World Cancer Day: Honoring My Online Patient Community

Today is World Cancer Day, and my thoughts turn to my relationships with other lung cancer survivors. How does one meet other people dealing with the same disease you have? It’s not easy. Doctors and nurses are bound by confidentiality regulations, so they can’t introduce us to each other. I live in thinly populated northern New York, so there aren’t many people in my situation near me. There aren’t support groups near me, indeed there don’t seem to be many support groups for lung cancer anywhere. The joke is that organizers can’t keep the groups together because the participants keep dying.

When I needed to find others who really, really understand, I turned to the Internet. Lung cancer patients have built friendly, lively, and supportive communities online. We friend each other on Facebook, we follow each other on Twitter, we find out about each other’s blogs and read them. We have organized Twitter chats where we trade information and thoughts with patients, medical professionals, and advocates. A handful of people who are very generous with their time have built a website,, that pulls us together. We also meet on patient support forums and websites like,, and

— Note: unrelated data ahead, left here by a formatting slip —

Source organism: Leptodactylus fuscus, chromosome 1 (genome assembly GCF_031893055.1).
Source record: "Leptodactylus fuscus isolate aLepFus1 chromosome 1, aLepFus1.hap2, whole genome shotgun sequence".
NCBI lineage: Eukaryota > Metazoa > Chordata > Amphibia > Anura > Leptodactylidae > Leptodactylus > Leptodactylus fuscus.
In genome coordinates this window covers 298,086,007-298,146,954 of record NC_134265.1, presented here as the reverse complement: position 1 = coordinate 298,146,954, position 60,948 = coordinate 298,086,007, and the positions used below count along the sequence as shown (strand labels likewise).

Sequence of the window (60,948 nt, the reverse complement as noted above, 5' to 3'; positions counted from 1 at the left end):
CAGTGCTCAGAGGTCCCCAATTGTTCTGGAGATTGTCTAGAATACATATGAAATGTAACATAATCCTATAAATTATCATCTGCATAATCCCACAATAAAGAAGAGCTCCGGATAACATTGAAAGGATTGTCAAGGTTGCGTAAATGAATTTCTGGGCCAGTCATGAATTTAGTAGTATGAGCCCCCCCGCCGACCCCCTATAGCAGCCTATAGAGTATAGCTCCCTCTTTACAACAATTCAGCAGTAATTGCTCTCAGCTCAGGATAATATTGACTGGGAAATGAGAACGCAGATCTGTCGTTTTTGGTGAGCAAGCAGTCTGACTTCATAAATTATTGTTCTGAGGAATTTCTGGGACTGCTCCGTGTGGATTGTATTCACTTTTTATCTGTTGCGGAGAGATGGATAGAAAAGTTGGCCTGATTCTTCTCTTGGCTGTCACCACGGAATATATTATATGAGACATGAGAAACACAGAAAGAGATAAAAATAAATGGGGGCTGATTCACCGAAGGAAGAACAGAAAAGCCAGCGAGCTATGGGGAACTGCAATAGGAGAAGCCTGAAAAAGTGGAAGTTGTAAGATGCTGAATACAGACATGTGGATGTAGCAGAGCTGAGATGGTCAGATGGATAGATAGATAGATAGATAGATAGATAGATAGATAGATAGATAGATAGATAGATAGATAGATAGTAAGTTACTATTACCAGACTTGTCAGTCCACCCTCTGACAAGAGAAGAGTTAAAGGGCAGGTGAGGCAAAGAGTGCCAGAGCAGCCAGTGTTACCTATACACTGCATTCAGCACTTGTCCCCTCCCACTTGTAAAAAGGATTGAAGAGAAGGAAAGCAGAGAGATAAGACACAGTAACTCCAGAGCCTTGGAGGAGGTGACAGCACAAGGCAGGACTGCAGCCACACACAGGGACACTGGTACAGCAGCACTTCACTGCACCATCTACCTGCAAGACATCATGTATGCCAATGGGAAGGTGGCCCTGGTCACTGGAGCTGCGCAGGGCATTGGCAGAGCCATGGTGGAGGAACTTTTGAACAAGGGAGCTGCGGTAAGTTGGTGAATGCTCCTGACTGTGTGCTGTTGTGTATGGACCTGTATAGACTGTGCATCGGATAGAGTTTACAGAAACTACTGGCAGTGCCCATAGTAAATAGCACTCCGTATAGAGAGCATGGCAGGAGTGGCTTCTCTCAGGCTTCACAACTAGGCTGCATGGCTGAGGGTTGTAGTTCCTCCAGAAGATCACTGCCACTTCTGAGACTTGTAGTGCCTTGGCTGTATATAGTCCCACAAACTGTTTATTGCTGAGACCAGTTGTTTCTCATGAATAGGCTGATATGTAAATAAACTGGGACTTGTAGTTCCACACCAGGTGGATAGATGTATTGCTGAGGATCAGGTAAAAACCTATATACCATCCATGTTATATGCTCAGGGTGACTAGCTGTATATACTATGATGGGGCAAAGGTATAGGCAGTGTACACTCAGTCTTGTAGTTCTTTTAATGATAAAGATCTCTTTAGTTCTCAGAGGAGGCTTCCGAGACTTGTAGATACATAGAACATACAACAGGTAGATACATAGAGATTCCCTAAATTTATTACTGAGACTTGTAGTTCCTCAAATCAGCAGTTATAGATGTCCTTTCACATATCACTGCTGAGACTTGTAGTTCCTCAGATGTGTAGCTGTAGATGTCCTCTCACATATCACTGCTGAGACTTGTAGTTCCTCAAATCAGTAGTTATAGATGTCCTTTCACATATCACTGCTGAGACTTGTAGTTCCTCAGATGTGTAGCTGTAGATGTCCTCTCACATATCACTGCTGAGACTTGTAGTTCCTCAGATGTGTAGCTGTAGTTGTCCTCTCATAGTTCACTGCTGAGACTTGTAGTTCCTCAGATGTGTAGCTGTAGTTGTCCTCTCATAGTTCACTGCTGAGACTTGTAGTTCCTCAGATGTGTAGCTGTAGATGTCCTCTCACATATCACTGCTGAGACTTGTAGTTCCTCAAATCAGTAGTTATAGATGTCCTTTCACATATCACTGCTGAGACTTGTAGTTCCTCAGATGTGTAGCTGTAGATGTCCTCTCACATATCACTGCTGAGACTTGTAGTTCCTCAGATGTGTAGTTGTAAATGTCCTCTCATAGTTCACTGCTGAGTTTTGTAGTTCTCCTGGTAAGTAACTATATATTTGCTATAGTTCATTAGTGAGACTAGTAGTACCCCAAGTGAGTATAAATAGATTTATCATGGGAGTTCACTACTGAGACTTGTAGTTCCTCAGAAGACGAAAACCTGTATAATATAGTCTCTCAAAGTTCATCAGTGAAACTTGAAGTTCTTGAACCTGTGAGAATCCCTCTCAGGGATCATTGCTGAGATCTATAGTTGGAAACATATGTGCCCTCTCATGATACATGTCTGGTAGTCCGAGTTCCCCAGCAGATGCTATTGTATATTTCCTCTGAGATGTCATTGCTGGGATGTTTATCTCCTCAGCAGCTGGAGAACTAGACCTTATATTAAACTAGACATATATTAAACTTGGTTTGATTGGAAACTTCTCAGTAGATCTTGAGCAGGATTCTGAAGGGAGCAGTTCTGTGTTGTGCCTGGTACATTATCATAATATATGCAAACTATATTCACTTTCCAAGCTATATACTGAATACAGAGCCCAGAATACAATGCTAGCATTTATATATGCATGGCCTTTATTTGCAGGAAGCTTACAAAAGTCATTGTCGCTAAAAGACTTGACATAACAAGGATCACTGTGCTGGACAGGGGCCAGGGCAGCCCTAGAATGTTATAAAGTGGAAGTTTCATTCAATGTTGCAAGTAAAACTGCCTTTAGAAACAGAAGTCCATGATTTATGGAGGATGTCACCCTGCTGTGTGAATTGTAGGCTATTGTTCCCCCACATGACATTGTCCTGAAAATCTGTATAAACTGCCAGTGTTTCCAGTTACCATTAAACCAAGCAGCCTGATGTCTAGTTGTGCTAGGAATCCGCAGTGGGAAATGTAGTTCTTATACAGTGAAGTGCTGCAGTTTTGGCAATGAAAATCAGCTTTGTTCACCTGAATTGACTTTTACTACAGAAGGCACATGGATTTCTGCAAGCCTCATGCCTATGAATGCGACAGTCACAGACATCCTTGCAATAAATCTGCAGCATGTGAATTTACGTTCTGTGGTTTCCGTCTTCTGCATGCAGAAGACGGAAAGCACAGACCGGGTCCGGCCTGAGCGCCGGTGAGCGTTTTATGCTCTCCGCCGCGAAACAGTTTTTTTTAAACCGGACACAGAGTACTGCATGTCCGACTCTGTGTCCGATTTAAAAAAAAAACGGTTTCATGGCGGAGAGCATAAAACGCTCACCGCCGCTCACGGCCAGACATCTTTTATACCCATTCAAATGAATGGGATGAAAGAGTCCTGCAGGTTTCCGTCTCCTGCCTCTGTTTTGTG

I will inevitably leave someone off my list of people with whom I have an online relationship that is important to me, but here are some people who give me strength and make me smile:

Janet. She is everywhere, posting information on research and patient empowerment on all of the online communities that I frequent, flying hither and yon to do presentations, organizing Twitter chats and other group projects. Her blog is the first lung cancer blog I followed. Besides being a retired engineer, she is also a science fiction writer.

Linnea. She has an artist’s eye and posts the most marvelous links on Facebook, from the mysteries of nature to high fashion. She has been living with lung cancer for 11 years, and has participated in three phase 1 clinical trials, where she has been one of the first people in the world to take a new drug. That is bravery.